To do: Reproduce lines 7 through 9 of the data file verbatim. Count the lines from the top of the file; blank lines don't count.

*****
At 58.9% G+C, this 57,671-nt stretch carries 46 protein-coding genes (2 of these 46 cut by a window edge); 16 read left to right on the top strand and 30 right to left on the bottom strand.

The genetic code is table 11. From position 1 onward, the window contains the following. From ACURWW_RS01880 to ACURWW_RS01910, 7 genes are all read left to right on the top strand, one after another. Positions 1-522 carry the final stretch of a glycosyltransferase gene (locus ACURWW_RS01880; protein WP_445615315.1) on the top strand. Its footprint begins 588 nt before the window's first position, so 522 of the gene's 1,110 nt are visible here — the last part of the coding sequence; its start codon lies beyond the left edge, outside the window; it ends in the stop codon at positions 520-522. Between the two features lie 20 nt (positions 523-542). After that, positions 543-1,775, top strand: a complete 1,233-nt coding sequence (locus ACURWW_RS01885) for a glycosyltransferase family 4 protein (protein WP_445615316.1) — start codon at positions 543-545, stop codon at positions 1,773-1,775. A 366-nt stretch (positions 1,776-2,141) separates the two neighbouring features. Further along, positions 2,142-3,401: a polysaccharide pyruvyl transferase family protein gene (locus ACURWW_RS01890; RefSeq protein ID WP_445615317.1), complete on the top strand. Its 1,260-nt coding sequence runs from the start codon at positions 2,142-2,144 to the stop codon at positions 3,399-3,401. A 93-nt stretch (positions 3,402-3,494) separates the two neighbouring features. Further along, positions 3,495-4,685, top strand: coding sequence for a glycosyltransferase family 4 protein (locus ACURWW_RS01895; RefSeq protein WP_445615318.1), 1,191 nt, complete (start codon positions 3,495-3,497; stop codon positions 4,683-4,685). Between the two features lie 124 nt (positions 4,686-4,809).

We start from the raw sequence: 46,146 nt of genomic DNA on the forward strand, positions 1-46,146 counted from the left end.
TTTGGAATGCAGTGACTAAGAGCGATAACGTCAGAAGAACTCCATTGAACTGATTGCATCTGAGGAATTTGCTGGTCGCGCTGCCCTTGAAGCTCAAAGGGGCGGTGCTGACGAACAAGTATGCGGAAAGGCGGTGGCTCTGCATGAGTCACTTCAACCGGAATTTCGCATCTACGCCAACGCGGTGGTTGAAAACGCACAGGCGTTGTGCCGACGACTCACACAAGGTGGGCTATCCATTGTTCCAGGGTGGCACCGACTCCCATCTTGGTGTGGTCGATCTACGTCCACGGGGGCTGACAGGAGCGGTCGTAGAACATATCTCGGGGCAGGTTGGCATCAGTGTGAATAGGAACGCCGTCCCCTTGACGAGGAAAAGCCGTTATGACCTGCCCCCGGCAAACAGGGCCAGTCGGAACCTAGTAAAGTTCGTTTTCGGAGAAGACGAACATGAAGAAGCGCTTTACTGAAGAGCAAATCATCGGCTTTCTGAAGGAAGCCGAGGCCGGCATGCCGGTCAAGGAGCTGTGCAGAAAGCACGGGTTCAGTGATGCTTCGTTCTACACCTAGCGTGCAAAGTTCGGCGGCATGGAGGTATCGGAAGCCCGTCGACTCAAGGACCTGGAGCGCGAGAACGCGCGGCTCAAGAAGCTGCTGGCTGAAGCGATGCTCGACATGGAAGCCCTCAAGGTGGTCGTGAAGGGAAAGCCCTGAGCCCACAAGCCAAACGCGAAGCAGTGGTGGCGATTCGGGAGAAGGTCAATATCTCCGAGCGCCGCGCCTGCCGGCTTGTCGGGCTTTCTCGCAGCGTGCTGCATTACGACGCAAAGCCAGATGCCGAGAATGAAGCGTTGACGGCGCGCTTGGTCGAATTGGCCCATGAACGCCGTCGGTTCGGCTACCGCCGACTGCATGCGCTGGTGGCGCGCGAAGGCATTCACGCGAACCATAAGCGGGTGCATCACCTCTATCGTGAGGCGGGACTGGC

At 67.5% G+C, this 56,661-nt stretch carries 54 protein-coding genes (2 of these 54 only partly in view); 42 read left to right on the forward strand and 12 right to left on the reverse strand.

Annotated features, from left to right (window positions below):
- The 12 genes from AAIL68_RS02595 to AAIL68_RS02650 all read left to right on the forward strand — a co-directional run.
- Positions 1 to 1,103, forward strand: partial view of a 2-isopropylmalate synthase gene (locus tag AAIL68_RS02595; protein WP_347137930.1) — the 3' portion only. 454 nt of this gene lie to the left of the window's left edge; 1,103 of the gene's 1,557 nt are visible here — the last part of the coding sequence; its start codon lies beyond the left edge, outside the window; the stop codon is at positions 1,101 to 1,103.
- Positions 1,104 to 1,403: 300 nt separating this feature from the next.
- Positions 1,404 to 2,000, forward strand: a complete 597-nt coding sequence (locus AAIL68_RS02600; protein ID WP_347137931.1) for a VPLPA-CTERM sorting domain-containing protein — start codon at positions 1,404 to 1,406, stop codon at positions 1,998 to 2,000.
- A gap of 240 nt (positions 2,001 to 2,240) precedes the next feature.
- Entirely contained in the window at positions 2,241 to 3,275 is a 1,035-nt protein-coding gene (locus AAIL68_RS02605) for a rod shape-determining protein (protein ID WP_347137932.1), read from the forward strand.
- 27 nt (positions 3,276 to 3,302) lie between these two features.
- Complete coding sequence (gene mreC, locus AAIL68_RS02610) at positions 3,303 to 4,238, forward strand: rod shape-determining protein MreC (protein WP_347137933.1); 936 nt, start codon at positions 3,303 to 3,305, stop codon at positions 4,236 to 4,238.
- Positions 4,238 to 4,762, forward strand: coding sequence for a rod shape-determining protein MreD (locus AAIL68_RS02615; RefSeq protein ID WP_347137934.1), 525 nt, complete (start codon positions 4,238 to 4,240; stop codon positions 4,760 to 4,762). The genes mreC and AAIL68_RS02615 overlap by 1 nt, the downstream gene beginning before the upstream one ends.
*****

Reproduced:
- The 12 genes from AAIL68_RS02595 to AAIL68_RS02650 all read left to right on the forward strand — a co-directional run.
- Positions 1 to 1,103, forward strand: partial view of a 2-isopropylmalate synthase gene (locus tag AAIL68_RS02595; protein WP_347137930.1) — the 3' portion only. 454 nt of this gene lie to the left of the window's left edge; 1,103 of the gene's 1,557 nt are visible here — the last part of the coding sequence; its start codon lies beyond the left edge, outside the window; the stop codon is at positions 1,101 to 1,103.
- Positions 1,104 to 1,403: 300 nt separating this feature from the next.